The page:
California stem cell and gene therapy agency investing in clinical trial for knee osteoarthritis

The governing Board of the California Institute for Regenerative Medicine (CIRM) voted to invest $15,637,174 in two projects in the agency’s Clinical program at its February meeting. These awards bring the number of CIRM-funded clinical trials to 88.  

Included in the new awards is an $11.6 million grant to support Genascence in a Phase 1b placebo-controlled clinical trial to evaluate the safety and tolerability of a gene therapy for knee osteoarthritis, a degenerative joint disease that is a leading cause of disability.  

Osteoarthritis—which affects more than 30 million Americans—specifically causes the breakdown of cartilage tissue in the joints. It does not just strike the elderly: 14 percent of people over 25 have the degenerative joint disease. That rises to 33 percent for those over 65 with the end-stage disease, resulting in a million joint replacement surgeries each year. Current treatments for the joint disease cause only temporary relief. Nothing can slow or stop osteoarthritis progression.  

The gene therapy being tested in the Genascence clinical trial is called GNSC-001, and aims to block a molecule called IL-1, which plays a key role in the development of osteoarthritis and regulating inflammation. 

In this trial, 40 osteoarthritis patients will have the product injected to the knee joint, while 10 will receive a placebo injection. If successful, the treatment will reduce inflammation and pain, and may slow or reverse disease progression (cartilage degeneration).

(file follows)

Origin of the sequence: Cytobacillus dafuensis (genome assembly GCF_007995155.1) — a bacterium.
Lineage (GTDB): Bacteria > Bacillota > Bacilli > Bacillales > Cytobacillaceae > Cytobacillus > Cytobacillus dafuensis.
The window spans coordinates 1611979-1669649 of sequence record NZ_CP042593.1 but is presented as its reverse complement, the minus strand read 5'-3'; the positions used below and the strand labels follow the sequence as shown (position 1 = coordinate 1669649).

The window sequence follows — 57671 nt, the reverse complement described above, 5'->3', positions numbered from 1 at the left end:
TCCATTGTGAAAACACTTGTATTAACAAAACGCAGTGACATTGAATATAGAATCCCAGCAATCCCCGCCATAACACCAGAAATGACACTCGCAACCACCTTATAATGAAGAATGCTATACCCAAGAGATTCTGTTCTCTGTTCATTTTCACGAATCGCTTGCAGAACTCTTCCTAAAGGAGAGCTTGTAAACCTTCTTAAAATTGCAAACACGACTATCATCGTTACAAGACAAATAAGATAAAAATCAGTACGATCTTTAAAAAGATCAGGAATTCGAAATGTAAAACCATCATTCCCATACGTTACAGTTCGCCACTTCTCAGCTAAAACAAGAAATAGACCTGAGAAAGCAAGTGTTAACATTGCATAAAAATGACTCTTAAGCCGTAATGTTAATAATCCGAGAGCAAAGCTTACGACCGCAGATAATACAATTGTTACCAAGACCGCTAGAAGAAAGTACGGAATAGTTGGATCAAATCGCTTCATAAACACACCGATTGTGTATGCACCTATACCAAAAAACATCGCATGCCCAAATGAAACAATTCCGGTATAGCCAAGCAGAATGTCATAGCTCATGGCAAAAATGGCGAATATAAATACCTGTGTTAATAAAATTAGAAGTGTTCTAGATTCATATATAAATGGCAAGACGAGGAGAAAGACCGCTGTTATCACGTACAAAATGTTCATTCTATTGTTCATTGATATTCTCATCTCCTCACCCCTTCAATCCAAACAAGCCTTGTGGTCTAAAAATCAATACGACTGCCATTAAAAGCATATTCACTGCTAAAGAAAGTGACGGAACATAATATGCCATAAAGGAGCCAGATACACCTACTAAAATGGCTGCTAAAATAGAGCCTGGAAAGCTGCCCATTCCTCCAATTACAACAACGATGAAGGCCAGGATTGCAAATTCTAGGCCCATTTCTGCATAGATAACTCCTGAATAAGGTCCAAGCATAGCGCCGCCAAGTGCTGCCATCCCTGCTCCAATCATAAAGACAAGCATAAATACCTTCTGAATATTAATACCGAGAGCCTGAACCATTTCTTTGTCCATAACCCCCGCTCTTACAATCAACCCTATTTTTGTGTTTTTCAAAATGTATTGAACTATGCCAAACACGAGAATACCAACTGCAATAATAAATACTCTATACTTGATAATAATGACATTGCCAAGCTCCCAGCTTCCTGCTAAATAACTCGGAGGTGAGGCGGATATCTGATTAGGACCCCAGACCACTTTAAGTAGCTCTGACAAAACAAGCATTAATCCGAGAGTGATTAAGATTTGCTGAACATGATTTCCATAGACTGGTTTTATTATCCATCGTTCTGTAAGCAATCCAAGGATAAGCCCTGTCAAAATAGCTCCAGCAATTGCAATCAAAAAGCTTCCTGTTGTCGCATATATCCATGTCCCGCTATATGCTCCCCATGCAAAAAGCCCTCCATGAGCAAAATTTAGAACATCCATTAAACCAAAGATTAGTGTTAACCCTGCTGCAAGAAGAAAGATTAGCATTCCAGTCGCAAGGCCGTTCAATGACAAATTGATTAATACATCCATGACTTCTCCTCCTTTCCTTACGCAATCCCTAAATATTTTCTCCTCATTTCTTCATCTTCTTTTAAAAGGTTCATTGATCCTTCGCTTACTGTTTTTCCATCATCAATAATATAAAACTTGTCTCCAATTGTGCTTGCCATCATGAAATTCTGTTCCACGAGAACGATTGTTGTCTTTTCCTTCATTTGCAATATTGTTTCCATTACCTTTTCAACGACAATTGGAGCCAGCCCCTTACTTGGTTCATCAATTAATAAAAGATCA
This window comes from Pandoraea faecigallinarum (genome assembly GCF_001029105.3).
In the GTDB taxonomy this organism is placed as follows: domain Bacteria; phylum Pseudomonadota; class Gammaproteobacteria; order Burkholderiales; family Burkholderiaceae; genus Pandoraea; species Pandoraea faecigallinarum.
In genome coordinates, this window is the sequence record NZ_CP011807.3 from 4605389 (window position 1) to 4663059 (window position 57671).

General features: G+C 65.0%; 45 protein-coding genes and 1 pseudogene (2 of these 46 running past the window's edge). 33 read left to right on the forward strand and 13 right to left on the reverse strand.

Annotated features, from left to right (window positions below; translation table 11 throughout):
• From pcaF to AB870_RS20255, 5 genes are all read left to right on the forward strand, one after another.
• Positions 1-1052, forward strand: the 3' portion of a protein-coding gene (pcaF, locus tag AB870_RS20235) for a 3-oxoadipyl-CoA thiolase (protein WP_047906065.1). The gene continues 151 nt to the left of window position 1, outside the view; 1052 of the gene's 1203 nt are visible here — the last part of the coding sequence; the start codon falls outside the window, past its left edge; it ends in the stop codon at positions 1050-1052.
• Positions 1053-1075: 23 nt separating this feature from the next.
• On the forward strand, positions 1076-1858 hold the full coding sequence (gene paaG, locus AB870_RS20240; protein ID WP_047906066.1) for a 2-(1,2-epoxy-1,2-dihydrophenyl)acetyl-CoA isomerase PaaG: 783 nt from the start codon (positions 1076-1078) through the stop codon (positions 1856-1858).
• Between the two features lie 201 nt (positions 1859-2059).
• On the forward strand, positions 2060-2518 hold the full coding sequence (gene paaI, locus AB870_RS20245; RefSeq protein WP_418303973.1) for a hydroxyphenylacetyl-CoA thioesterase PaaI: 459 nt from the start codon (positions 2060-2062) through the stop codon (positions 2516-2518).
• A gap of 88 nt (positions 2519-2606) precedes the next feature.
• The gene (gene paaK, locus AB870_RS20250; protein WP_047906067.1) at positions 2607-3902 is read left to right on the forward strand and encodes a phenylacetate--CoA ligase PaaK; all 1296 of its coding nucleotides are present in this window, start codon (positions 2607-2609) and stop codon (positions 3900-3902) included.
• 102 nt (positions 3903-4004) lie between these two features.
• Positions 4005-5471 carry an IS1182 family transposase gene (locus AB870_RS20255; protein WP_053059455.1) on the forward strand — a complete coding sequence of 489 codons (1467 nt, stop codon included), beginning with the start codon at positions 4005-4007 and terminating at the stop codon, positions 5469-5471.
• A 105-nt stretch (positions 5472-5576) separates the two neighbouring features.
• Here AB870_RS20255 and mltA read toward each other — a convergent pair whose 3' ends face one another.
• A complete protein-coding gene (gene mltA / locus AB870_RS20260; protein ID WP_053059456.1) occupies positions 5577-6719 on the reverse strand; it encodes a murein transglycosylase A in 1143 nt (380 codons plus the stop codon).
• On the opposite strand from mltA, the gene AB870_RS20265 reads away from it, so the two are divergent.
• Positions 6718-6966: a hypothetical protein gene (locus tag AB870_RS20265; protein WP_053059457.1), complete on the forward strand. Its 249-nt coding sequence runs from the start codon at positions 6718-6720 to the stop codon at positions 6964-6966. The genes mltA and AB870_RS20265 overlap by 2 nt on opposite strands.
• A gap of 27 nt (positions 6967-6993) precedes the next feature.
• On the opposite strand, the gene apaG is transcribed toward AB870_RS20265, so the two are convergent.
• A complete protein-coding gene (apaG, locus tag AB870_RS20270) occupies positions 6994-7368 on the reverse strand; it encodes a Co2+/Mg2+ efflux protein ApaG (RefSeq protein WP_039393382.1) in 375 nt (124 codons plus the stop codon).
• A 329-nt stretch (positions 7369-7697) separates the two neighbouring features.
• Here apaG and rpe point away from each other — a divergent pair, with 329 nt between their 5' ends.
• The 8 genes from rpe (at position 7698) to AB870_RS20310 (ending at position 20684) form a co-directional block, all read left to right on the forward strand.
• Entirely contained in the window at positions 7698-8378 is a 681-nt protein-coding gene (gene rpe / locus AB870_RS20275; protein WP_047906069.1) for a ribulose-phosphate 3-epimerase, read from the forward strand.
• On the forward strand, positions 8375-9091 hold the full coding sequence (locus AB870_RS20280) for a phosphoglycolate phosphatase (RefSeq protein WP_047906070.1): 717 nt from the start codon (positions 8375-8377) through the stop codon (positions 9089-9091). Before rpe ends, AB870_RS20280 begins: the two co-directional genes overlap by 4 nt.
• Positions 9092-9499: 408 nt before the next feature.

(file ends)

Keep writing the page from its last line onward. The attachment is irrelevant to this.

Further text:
“Genascence’s novel gene therapy approach could usher in a step-change in how we treat osteoarthritis and other musculoskeletal diseases, which are among the leading causes of disability in California and around the world,” said Dr. Maria T. Millan, President and CEO of CIRM.  

Dr. Thomas Chalberg, Founder and CEO of Genascence, added, “We are honored to have CIRM award this funding to help advance GNSC-001, our lead clinical program in osteoarthritis where we hope to demonstrate transformative results for patients. We are unwavering in our commitment to developing novel therapies for widespread, debilitating diseases like osteoarthritis.” 

The list of successful applicants in CIRM’s Clinical program this month are: 


Program Title

Institution – Principal Investigator 

Amount Awarded


A Phase 1b, Randomized, Blinded, Placebo-Controlled Dose-Ranging Study of GNSC-001 Evaluating Safety, Pharmacodynamics, and Biomarkers in Knee OA 

Genascence Corporation – Thomas W Chalberg 



Ex vivo Engineering of Autologous Hematopoietic Stem Cells for the Treatment of Hypophosphatasia 

Rampart Bioscience –  Jeffrey Bartlett 


The purpose of CIRM CLIN2 awards is to support completion of a clinical trial for a regenerative medicine-based therapy (stem cell-based or gene therapy) that addresses an unmet medical need.  

CIRM’s CLIN1 awards support late-stage preclinical studies necessary to file and attain an active Investigational New Drug (IND) application or Investigational Device Exemption (IDE) with the Food and Drug Administration (FDA) to prepare for a clinical trial in patients. 

CIRM has invested more than $30 million in several approaches aiming to stop or reverse osteoarthritis. Visit our website to learn more. 

About the California Institute for Regenerative Medicine (CIRM)
At CIRM, we never forget that we were created by the people of California to accelerate stem cell treatments to patients with unmet medical needs, and act with a sense of urgency to succeed in that mission.

To meet this challenge, our team of highly trained and experienced professionals actively partners with both academia and industry in a hands-on, entrepreneurial environment to fast track the development of today’s most promising stem cell technologies.

With $5.5 billion in funding and more than 150 active stem cell programs in our portfolio, CIRM is one of the world’s largest institutions dedicated to helping people by bringing the future of cellular medicine closer to reality.

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